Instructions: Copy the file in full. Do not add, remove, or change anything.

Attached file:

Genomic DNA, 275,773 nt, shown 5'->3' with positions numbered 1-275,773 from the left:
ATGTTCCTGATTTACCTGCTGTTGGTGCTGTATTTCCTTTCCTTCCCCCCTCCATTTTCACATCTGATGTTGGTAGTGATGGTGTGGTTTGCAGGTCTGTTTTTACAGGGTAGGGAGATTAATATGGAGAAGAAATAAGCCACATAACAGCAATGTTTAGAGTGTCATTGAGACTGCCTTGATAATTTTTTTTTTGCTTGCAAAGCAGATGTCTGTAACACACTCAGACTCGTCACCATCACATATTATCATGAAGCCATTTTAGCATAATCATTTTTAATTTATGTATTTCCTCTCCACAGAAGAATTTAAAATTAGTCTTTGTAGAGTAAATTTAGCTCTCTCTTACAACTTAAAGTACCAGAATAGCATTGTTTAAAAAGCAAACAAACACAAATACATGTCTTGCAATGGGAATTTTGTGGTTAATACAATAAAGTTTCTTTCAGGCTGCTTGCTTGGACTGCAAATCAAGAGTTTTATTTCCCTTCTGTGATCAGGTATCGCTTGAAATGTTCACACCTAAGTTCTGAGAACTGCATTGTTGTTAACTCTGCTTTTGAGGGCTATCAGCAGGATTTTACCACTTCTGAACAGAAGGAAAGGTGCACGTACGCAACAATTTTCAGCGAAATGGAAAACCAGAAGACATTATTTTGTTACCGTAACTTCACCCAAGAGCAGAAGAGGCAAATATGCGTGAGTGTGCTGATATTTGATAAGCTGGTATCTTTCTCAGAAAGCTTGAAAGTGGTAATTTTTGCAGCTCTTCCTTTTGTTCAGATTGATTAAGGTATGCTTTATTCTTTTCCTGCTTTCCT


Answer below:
Genomic DNA, 275,773 nt, shown 5'->3' with positions numbered 1-275,773 from the left:
ATGTTCCTGATTTACCTGCTGTTGGTGCTGTATTTCCTTTCCTTCCCCCCTCCATTTTCACATCTGATGTTGGTAGTGATGGTGTGGTTTGCAGGTCTGTTTTTACAGGGTAGGGAGATTAATATGGAGAAGAAATAAGCCACATAACAGCAATGTTTAGAGTGTCATTGAGACTGCCTTGATAATTTTTTTTTTGCTTGCAAAGCAGATGTCTGTAACACACTCAGACTCGTCACCATCACATATTATCATGAAGCCATTTTAGCATAATCATTTTTAATTTATGTATTTCCTCTCCACAGAAGAATTTAAAATTAGTCTTTGTAGAGTAAATTTAGCTCTCTCTTACAACTTAAAGTACCAGAATAGCATTGTTTAAAAAGCAAACAAACACAAATACATGTCTTGCAATGGGAATTTTGTGGTTAATACAATAAAGTTTCTTTCAGGCTGCTTGCTTGGACTGCAAATCAAGAGTTTTATTTCCCTTCTGTGATCAGGTATCGCTTGAAATGTTCACACCTAAGTTCTGAGAACTGCATTGTTGTTAACTCTGCTTTTGAGGGCTATCAGCAGGATTTTACCACTTCTGAACAGAAGGAAAGGTGCACGTACGCAACAATTTTCAGCGAAATGGAAAACCAGAAGACATTATTTTGTTACCGTAACTTCACCCAAGAGCAGAAGAGGCAAATATGCGTGAGTGTGCTGATATTTGATAAGCTGGTATCTTTCTCAGAAAGCTTGAAAGTGGTAATTTTTGCAGCTCTTCCTTTTGTTCAGATTGATTAAGGTATGCTTTATTCTTTTCCTGCTTTCCT